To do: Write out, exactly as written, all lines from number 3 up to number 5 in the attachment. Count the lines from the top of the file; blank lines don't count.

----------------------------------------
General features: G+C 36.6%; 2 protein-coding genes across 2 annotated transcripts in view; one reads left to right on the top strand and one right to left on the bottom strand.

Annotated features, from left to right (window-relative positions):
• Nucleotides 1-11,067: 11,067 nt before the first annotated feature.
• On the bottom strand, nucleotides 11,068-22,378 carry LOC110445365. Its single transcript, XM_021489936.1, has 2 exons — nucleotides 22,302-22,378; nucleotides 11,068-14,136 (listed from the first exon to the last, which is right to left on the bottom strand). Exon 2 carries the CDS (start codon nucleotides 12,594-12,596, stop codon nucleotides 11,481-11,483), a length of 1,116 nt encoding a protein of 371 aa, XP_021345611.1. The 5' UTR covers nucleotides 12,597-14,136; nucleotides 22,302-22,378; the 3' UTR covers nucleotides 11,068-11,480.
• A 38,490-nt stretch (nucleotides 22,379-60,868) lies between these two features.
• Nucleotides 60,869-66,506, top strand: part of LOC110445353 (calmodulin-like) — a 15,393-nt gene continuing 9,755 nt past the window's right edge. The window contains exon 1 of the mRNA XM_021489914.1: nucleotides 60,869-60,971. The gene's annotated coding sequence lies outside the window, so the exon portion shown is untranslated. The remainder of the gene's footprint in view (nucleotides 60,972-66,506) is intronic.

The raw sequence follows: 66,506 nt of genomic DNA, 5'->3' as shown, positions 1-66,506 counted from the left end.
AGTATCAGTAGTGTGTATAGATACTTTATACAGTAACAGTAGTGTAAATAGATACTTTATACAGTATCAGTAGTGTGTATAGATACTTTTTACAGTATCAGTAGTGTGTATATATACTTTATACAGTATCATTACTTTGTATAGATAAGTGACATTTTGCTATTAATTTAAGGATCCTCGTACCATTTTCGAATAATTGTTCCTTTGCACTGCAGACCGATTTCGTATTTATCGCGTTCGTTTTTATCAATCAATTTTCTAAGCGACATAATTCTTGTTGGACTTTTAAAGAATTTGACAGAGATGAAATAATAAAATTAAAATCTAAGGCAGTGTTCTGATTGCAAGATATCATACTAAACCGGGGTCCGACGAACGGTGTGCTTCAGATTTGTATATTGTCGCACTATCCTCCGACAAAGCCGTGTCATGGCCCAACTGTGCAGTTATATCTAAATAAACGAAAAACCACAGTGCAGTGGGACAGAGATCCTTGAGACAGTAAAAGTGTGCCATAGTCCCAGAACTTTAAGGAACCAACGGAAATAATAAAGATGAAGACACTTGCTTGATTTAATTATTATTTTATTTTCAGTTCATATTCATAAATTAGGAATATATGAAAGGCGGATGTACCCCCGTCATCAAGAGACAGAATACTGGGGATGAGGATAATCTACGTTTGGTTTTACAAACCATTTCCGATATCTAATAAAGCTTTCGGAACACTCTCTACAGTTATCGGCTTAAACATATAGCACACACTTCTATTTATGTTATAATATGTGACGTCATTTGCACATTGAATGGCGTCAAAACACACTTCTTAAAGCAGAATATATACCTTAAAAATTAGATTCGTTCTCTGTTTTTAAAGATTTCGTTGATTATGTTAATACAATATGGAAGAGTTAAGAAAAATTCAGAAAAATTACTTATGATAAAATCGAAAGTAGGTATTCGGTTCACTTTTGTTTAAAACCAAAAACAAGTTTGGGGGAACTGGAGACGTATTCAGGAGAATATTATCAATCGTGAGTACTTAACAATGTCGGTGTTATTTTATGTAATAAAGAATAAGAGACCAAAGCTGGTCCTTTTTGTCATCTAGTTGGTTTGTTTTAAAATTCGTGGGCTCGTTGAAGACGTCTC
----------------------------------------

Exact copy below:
• Nucleotides 1-11,067: 11,067 nt before the first annotated feature.
• On the bottom strand, nucleotides 11,068-22,378 carry LOC110445365. Its single transcript, XM_021489936.1, has 2 exons — nucleotides 22,302-22,378; nucleotides 11,068-14,136 (listed from the first exon to the last, which is right to left on the bottom strand). Exon 2 carries the CDS (start codon nucleotides 12,594-12,596, stop codon nucleotides 11,481-11,483), a length of 1,116 nt encoding a protein of 371 aa, XP_021345611.1. The 5' UTR covers nucleotides 12,597-14,136; nucleotides 22,302-22,378; the 3' UTR covers nucleotides 11,068-11,480.
• A 38,490-nt stretch (nucleotides 22,379-60,868) lies between these two features.